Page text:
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  • Antifuse is the New Foundation of NVM Below 16nm

    Article: ARM Seahawk-foundation.jpgToday the non-volatile memory (NVM) foundation is the eFuse. It is typically available for free from the foundry and is the default choice because, like Mount Everest, it is there. However, like Mount Everest it is big. It is also power hungry and slow. eFuse solutions blow the silicide on the poly line creating a change in resistance. There are other technologies, such as embedded flash, but these require additional process steps and cost. Others, like ROM, are only really suitable when every die contains the same code (such as fonts in a printer).

    Modern eFuse is built on polysilicon with Cobalt or Nickel silicide on top. The fuse is programmed by a well-known reliability mechanism called electromigration in which electron momentum pushes the silicide atoms out of the conductor link. Still, most fuses can only be programmed at wafer and have stringent power requirements for programming. It makes programming in packaged parts difficult. The bitcell is the largest of the standard CMOS NVM technologies. For higher bit density memory applications, e.g. greater than 4Kb, the size of the fuse quickly begins to take up the area of the SOC. eFuse is usually custom-designed and provided by the foundry as macros. As a result, it cannot be legally ported to another foundry without the consent of the foundry.
    Article: ARM Seahawk-kp2.jpg

    At 16nm and below the eFuse will get obsoleted and the replacement technology will be antifuse. It is 1/300th of the size of the eFuse, lower power and higher speed.

    An antifuse is the opposite of an eFuse. The circuit is open (high resistance) to begin with and is programmed closed by applying electrical stress that creates a low resistance conductive path. Antifuse NVM has been implemented for many decades using additional processing steps. Kilopass was the first to pioneer antifuse in a standard CMOS process with no additional processing steps. Kilopass holds patents for several flavors of bitcells, including the 1T and 2T.

    A hard gate oxide breakdown is used as the one-time programmable non-volatile memory mechanism. The breakdown is achieved by applying a high voltage on the program gate. Before the breakdown, between the gate and the source of the program transistor, it is isolated like a capacitor. After the breakdown, it behaves like a resistor between the gate and the source. The program transistor is isolated from the select transistor. Both the program and read transistors are implemented using core devices so as the technology scales, the bitcell scales.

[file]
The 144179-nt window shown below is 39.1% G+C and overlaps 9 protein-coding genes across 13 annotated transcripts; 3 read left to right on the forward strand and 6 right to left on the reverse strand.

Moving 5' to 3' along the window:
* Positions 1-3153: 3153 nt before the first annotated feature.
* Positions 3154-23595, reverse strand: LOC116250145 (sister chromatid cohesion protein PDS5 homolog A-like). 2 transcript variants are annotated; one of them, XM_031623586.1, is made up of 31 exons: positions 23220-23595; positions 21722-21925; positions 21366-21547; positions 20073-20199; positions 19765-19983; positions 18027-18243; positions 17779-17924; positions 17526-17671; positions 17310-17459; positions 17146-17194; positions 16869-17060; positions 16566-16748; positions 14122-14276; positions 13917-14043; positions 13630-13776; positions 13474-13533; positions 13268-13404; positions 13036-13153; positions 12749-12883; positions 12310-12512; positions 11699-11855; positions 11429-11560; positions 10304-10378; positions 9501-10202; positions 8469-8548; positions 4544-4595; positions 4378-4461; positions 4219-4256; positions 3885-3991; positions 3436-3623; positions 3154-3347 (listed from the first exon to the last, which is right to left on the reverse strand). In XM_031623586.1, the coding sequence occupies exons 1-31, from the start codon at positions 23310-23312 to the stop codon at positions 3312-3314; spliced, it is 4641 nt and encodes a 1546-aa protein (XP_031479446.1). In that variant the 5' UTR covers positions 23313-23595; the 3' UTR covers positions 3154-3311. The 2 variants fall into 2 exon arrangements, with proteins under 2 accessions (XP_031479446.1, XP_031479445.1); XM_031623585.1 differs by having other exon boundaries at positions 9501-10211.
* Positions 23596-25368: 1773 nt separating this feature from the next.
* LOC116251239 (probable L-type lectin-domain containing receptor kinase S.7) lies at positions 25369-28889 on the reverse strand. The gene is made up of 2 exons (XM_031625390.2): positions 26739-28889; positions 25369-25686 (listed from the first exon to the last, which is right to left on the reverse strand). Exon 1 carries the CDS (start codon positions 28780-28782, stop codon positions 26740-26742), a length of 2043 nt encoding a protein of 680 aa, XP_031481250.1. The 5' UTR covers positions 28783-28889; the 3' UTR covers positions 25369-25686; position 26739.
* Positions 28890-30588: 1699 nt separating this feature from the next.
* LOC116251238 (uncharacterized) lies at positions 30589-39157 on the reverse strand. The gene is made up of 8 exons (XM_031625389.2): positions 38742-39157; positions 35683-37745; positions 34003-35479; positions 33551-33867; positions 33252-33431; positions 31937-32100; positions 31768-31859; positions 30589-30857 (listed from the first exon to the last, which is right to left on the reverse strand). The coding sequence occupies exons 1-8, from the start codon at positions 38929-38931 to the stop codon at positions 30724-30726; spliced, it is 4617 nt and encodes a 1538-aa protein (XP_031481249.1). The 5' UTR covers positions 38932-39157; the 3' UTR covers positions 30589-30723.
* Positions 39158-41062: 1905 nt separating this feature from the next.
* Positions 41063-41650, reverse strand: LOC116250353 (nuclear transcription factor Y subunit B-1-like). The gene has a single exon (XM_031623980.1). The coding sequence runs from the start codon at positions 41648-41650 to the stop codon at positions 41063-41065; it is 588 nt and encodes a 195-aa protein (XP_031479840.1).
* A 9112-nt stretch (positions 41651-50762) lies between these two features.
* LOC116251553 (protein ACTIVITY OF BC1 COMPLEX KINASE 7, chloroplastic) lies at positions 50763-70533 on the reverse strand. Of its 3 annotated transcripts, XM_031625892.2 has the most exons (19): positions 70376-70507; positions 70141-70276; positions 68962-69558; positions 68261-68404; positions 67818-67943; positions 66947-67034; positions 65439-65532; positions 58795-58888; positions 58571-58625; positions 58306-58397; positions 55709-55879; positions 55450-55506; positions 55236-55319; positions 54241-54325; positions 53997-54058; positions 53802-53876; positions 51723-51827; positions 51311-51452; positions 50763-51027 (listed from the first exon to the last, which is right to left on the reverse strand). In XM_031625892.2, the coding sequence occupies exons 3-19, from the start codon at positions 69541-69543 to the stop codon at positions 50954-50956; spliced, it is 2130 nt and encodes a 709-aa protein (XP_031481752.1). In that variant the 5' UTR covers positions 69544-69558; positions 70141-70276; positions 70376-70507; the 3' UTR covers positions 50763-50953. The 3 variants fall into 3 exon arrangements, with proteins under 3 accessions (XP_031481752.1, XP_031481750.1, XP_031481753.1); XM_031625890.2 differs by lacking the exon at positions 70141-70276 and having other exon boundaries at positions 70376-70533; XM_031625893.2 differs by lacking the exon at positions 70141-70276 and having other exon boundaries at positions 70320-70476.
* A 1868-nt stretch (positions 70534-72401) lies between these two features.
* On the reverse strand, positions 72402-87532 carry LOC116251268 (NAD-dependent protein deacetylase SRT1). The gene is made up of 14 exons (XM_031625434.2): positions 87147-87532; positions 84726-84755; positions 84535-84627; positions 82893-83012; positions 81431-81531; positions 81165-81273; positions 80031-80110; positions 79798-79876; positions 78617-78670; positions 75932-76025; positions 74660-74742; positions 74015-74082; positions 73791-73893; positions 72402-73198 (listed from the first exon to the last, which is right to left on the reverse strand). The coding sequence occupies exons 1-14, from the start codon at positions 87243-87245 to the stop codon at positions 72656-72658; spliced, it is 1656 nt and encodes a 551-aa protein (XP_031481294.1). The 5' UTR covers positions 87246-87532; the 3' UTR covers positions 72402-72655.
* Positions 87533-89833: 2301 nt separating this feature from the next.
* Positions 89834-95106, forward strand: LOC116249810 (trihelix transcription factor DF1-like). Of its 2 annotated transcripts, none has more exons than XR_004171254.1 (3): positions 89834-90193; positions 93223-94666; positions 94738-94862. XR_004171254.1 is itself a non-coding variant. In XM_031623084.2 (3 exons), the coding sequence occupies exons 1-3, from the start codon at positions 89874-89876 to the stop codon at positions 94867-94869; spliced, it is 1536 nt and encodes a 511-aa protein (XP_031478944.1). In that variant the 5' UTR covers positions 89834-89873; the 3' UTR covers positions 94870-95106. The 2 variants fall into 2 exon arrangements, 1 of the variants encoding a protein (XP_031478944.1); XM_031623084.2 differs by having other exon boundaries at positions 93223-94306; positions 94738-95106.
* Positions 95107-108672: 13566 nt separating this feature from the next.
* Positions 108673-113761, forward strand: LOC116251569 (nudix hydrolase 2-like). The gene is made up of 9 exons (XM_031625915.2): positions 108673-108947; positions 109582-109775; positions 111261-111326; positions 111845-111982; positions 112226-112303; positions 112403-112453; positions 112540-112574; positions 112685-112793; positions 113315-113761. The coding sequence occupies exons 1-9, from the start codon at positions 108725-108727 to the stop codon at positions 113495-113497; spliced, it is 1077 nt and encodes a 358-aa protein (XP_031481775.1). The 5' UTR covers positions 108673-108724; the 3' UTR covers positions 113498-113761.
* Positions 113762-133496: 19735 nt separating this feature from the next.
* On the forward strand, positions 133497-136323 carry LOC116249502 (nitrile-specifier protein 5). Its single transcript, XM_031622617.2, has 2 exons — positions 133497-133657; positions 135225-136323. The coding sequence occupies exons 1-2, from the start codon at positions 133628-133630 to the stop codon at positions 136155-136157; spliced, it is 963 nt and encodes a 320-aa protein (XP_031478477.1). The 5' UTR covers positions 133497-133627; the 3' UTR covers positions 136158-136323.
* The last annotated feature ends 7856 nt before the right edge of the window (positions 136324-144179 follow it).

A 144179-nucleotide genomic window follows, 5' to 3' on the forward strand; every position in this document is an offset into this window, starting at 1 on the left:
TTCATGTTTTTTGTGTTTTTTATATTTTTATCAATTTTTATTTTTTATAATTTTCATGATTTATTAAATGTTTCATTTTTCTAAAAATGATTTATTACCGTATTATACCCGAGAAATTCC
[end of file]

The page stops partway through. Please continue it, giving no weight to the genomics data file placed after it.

Article: ARM Seahawk-kpa.jpg

    Another issue with eFuse in these security-conscious days is that the security is very low. It is easy to identify blown fuses in a device through a microscope whereas antifuse is almost impossible to detect even for military grade security. It has proved to be impossible to read through either passive attacks such as power analysis, semi-invasive attacks such as microscopy, or invasive attacks such as microprobing, and even backside approaches.

    Article: ARM Seahawk-kilopasslogo.jpgThe table below summarizes the most important differences between eFuse and antifuse. Both can be manufactured in the standard CMOS process without any additional mask steps and then can be programmed after manufacturing making them one-time programmable (OTP), although the eFuse is normally programmed before packaging and antifuse can be programmed either before or after packaging since it does not require special voltages to be applied.

    Feature
    eFuse
    Antifuse
    Cell structurepoly fuse1T/2T antifuse
    Standard CMOSyesyes
    Bitcell area (normalized)3001
    128Kb area (normalized)81
    Program after packagingnoyes
    Endurance1~5
    Standby and active currentHighLow
    Random access timeSlowFast
    SecurityLowHigh
    High/low temperature & voltage toleranceMediumHigh